From there, I chased down all kinds of material to help me really understand the story and how to tell it. I had to get to know all the characters in Lincoln's life, like his friend Joshua Speed, his disastrous love interest Matilda Edwards, and his doctor Anson Henry.
I had to get to know the psychology of the time, which meant studying nineteenth-century medicine, religion, philosophy, popular culture, and so on. And I was also reading today's literature, trying to understand topics like humor and its relationship to depression, the nature of suicidal thinking, the relationship between depression and creativity, and so on.
How did Lincoln's depression fuel his greatness?
First, in dealing with his depression head-on addressing it, staring it in the eye, grappling with it, and getting hold of it within himself Lincoln did work that turned out to be enormously character-building and valuable to him. In one sense, the "muscles" he developed over a lifetime of suffering prepared him for the challenges that he faced in his presidency.
Second, he had a tendency to look upon the dark truths of a situation, and he drew on this powerfully in his rhetoric and his actions. Experiments have shown that people who suffer from depression also exhibit something called "depressive realism," and this applies to Lincoln.
Finally, the depths of emotion that he explored as a result of his depression contributed to a deep creative capacity as a writer and thinker. In his first inaugural address, he stated that the divided nation would be healed when touched by "the better angels of our nature." He didn't say that the worse angels would be killed or that they would go away. To the contrary, the image suggests that people and nations are multifaceted, capable of better and prone to worse, and locked in a struggle. It's a justifiably famous phrase, and it reaches deep into the psyche, because it reflects an experience that every human being knows intuitively, one of conflict and harmony, suffering and reward. These were ideas that Lincoln lived and struggled with for much of his life.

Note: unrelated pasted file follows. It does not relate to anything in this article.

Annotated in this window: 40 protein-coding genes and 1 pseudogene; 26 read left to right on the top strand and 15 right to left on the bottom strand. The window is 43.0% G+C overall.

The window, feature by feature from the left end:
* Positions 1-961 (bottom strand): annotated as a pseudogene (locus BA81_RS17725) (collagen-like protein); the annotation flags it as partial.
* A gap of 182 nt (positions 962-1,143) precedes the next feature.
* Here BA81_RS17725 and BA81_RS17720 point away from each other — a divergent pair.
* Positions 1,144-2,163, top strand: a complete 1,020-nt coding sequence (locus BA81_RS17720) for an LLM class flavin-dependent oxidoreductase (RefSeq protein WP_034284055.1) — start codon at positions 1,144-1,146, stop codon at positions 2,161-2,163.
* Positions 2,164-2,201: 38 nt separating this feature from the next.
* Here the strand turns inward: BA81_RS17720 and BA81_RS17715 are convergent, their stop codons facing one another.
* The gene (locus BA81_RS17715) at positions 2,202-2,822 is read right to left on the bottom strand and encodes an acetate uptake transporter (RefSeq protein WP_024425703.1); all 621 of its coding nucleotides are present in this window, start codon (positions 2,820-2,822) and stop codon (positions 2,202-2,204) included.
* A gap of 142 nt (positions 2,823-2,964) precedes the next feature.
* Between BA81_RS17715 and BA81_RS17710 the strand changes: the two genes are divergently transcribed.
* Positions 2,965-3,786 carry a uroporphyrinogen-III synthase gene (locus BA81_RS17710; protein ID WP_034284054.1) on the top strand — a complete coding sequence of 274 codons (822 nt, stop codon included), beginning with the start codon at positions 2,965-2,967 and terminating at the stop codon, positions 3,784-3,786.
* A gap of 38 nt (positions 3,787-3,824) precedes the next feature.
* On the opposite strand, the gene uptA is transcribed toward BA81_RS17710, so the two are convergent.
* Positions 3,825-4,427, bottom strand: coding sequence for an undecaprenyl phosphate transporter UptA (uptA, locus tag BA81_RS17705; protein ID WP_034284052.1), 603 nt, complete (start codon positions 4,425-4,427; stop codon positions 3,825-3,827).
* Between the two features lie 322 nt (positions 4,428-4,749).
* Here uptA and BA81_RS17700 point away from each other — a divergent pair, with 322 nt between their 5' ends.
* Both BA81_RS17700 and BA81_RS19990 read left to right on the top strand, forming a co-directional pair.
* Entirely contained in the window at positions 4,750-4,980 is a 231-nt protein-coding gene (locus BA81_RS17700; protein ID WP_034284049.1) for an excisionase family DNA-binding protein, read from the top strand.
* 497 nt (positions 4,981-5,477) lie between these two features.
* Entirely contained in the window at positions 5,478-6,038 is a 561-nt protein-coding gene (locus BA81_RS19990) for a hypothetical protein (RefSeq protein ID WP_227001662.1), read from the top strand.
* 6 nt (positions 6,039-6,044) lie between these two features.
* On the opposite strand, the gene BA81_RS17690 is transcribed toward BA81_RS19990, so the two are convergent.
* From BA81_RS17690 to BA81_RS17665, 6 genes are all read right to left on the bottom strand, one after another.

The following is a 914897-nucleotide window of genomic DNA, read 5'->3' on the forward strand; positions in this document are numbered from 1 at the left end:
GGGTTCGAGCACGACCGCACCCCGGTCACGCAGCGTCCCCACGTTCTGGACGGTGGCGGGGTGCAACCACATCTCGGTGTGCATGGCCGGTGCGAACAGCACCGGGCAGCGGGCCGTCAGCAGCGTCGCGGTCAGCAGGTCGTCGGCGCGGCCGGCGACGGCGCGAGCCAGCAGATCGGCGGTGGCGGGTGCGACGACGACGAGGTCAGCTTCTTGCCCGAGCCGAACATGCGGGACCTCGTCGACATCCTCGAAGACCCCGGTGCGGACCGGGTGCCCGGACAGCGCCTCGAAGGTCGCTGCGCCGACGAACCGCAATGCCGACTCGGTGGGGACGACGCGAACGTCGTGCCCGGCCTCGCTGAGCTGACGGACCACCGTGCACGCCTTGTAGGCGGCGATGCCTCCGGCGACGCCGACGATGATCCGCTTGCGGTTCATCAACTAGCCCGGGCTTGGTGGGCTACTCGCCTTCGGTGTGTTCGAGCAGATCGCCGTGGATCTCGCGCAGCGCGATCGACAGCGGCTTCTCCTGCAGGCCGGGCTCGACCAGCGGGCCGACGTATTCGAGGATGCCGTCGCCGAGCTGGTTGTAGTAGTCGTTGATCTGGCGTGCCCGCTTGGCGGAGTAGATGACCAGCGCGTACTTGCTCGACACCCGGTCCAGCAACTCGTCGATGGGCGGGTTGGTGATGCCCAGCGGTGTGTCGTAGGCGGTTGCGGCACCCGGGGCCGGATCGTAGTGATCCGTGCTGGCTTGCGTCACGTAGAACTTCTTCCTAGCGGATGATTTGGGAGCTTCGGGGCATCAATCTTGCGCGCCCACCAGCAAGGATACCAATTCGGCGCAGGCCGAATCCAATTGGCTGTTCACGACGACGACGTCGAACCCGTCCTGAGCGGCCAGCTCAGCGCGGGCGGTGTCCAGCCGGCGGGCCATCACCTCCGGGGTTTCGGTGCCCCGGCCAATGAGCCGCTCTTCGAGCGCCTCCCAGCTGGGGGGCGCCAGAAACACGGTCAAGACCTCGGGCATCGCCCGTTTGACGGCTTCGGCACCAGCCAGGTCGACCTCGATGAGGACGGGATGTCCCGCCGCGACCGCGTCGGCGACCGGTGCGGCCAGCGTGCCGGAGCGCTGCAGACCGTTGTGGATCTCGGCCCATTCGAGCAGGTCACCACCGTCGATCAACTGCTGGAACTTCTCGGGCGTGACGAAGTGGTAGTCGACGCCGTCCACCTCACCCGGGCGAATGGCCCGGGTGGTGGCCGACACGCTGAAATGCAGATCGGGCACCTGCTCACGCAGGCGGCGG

What do you say to the idea that in romanticizing depression and claiming it fuels greatness we end up belittling how serious a disease it is and discouraging people from getting the treatment they need?
I don't think I'm romanticizing depression. Lincoln suffered terribly, and it never went away. If anything, his life got harder as it went on. If people want to look to his life for instruction, they'll see that the first response to depression is to confess it, articulate it, ask for help for it. By the time he was thirty-three, Lincoln understood that he had a "nervous debility," that he was going to suffer more than other people, and that he was going to have to find help for it and live with what couldn't be helped. It was part of who he was. And by working extremely hard and dedicating himself to some purpose that transcended his own meager life, he did go on to do great work.
I think there is a much broader discussion here, and perhaps Lincoln's story can contribute to it. A lot of people think that suffering is just a problem that we haven't quite "beaten" yet. But my experience and my interests point me in another direction. Also, while I think a lot of discussions about depression are hypothetical, I'm looking at the real stories of how a real person lived. Lincoln did suffer. And he was great. And I am telling a story about how there is a relationship between those things.